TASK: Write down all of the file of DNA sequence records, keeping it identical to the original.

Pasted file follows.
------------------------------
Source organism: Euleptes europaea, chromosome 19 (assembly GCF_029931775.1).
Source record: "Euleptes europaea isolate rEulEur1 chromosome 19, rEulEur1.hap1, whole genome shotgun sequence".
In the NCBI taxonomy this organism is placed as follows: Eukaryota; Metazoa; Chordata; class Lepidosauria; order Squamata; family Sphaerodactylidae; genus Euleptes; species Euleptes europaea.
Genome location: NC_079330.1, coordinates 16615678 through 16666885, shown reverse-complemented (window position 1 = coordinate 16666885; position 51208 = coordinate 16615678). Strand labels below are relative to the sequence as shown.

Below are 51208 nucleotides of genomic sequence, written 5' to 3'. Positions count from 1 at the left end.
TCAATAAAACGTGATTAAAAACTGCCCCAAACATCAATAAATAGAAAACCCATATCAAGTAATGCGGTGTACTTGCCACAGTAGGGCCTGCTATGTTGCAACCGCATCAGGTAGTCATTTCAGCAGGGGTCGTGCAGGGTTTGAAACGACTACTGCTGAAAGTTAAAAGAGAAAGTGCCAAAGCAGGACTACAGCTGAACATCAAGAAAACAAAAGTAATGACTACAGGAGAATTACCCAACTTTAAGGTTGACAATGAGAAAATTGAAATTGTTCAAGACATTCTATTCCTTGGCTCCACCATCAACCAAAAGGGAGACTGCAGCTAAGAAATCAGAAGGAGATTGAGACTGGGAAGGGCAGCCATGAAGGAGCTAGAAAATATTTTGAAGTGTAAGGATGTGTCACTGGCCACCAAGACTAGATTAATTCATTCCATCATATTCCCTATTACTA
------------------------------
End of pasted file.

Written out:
Source organism: Euleptes europaea, chromosome 19 (assembly GCF_029931775.1).
Source record: "Euleptes europaea isolate rEulEur1 chromosome 19, rEulEur1.hap1, whole genome shotgun sequence".
In the NCBI taxonomy this organism is placed as follows: Eukaryota; Metazoa; Chordata; class Lepidosauria; order Squamata; family Sphaerodactylidae; genus Euleptes; species Euleptes europaea.
Genome location: NC_079330.1, coordinates 16615678 through 16666885, shown reverse-complemented (window position 1 = coordinate 16666885; position 51208 = coordinate 16615678). Strand labels below are relative to the sequence as shown.

Below are 51208 nucleotides of genomic sequence, written 5' to 3'. Positions count from 1 at the left end.
TCAATAAAACGTGATTAAAAACTGCCCCAAACATCAATAAATAGAAAACCCATATCAAGTAATGCGGTGTACTTGCCACAGTAGGGCCTGCTATGTTGCAACCGCATCAGGTAGTCATTTCAGCAGGGGTCGTGCAGGGTTTGAAACGACTACTGCTGAAAGTTAAAAGAGAAAGTGCCAAAGCAGGACTACAGCTGAACATCAAGAAAACAAAAGTAATGACTACAGGAGAATTACCCAACTTTAAGGTTGACAATGAGAAAATTGAAATTGTTCAAGACATTCTATTCCTTGGCTCCACCATCAACCAAAAGGGAGACTGCAGCTAAGAAATCAGAAGGAGATTGAGACTGGGAAGGGCAGCCATGAAGGAGCTAGAAAATATTTTGAAGTGTAAGGATGTGTCACTGGCCACCAAGACTAGATTAATTCATTCCATCATATTCCCTATTACTA